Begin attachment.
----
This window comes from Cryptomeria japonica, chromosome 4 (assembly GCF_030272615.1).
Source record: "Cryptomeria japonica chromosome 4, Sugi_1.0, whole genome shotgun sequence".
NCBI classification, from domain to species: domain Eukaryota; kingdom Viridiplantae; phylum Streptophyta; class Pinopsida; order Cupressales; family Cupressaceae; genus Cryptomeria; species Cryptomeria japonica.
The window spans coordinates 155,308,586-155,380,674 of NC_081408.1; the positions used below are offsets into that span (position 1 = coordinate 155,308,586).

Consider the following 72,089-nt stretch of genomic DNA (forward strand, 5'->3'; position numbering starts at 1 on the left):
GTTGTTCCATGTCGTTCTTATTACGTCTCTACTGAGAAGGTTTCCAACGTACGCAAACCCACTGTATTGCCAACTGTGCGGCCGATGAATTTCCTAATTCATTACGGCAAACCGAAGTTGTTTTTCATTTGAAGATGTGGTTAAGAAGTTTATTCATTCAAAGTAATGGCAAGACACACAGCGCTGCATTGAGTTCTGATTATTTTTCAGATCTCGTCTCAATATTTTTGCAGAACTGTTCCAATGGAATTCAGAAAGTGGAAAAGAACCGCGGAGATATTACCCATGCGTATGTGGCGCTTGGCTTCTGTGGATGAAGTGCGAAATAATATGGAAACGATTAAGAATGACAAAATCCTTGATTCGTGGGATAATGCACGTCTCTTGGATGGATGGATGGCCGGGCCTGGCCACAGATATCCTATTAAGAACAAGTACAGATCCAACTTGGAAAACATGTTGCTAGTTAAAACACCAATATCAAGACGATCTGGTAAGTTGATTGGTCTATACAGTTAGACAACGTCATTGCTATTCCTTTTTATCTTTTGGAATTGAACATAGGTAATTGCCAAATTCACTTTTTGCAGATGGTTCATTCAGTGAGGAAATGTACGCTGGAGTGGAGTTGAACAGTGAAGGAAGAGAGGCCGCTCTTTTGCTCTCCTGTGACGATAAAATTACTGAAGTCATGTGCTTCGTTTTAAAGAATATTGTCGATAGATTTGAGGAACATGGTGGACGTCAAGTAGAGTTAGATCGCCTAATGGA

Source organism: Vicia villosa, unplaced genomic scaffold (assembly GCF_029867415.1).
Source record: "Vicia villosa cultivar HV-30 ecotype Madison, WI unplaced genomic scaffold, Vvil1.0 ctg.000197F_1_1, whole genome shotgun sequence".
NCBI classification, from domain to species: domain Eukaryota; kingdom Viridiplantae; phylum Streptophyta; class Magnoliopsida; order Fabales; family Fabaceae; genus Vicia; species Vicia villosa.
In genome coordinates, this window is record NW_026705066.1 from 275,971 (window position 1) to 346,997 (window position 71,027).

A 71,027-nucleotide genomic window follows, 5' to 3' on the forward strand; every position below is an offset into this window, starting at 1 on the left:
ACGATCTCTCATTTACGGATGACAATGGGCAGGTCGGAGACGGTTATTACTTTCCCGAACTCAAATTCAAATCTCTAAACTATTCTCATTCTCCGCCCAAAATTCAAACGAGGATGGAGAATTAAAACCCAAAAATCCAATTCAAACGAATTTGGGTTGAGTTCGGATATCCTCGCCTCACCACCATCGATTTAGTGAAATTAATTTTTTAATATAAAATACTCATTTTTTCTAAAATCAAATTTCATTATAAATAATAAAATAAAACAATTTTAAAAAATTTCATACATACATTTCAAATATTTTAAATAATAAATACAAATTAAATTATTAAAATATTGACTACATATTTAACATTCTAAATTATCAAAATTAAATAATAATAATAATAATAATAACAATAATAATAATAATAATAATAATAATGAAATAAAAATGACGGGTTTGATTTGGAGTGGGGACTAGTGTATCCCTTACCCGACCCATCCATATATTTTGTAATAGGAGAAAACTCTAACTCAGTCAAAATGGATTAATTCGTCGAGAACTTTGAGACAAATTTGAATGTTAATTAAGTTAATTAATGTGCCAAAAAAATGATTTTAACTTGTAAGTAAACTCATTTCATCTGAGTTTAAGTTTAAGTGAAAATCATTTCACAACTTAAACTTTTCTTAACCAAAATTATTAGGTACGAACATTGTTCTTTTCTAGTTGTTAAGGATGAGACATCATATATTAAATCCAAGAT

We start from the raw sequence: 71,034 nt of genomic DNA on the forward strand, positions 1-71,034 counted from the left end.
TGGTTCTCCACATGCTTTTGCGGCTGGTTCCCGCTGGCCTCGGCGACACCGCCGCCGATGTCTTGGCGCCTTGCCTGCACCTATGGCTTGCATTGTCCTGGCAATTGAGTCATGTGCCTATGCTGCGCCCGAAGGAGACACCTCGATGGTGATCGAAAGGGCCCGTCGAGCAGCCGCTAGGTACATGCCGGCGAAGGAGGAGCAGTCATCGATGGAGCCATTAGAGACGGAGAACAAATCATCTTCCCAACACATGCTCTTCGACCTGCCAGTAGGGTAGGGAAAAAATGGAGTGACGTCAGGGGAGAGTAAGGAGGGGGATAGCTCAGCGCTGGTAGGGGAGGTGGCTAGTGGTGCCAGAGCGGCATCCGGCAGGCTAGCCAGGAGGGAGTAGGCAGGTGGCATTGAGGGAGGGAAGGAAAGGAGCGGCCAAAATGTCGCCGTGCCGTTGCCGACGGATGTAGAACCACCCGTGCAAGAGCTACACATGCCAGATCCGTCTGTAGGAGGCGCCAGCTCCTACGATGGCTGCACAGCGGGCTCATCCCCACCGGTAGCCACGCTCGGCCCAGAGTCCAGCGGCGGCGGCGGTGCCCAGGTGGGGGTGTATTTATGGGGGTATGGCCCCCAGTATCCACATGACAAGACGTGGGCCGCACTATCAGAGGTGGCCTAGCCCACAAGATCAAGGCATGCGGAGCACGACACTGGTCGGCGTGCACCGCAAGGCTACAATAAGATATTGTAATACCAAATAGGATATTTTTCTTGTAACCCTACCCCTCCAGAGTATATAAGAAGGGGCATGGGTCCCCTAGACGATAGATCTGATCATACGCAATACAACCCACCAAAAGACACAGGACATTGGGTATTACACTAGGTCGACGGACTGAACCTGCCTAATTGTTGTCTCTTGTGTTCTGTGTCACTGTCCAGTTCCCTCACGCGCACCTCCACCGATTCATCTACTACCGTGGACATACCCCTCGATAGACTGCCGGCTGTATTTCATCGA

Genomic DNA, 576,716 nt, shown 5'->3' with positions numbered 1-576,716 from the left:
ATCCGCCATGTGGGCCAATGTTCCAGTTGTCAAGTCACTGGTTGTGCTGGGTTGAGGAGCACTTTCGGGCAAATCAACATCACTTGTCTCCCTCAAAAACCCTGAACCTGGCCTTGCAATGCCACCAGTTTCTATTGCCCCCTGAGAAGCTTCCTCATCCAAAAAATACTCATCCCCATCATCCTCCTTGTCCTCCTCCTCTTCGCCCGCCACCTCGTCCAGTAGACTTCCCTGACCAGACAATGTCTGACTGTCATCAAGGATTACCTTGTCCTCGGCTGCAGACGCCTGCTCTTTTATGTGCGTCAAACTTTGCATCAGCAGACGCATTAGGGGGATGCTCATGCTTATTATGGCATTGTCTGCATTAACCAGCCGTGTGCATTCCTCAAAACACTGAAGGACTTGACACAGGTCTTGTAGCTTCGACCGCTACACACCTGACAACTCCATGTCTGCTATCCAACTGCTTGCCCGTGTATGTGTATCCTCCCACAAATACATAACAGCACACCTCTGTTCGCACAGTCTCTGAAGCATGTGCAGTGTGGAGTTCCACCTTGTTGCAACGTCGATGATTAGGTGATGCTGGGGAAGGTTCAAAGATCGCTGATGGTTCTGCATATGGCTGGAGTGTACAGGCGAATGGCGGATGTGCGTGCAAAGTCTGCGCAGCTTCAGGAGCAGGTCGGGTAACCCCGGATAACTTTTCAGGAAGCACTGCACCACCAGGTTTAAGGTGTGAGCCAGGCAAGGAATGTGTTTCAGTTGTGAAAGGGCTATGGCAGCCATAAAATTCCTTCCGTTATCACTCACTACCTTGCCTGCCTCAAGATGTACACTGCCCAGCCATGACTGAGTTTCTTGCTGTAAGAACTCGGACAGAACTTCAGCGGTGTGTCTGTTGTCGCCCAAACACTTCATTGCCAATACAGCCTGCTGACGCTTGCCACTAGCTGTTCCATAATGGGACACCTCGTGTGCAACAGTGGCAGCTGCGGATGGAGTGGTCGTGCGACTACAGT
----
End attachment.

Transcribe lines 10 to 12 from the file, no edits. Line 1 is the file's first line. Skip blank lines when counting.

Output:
In genome coordinates, this window is record NW_026705066.1 from 275,971 (window position 1) to 346,997 (window position 71,027).

A 71,027-nucleotide genomic window follows, 5' to 3' on the forward strand; every position below is an offset into this window, starting at 1 on the left:
ACGATCTCTCATTTACGGATGACAATGGGCAGGTCGGAGACGGTTATTACTTTCCCGAACTCAAATTCAAATCTCTAAACTATTCTCATTCTCCGCCCAAAATTCAAACGAGGATGGAGAATTAAAACCCAAAAATCCAATTCAAACGAATTTGGGTTGAGTTCGGATATCCTCGCCTCACCACCATCGATTTAGTGAAATTAATTTTTTAATATAAAATACTCATTTTTTCTAAAATCAAATTTCATTATAAATAATAAAATAAAACAATTTTAAAAAATTTCATACATACATTTCAAATATTTTAAATAATAAATACAAATTAAATTATTAAAATATTGACTACATATTTAACATTCTAAATTATCAAAATTAAATAATAATAATAATAATAATAACAATAATAATAATAATAATAATAATAATGAAATAAAAATGACGGGTTTGATTTGGAGTGGGGACTAGTGTATCCCTTACCCGACCCATCCATATATTTTGTAATAGGAGAAAACTCTAACTCAGTCAAAATGGATTAATTCGTCGAGAACTTTGAGACAAATTTGAATGTTAATTAAGTTAATTAATGTGCCAAAAAAATGATTTTAACTTGTAAGTAAACTCATTTCATCTGAGTTTAAGTTTAAGTGAAAATCATTTCACAACTTAAACTTTTCTTAACCAAAATTATTAGGTACGAACATTGTTCTTTTCTAGTTGTTAAGGATGAGACATCATATATTAAATCCAAGAT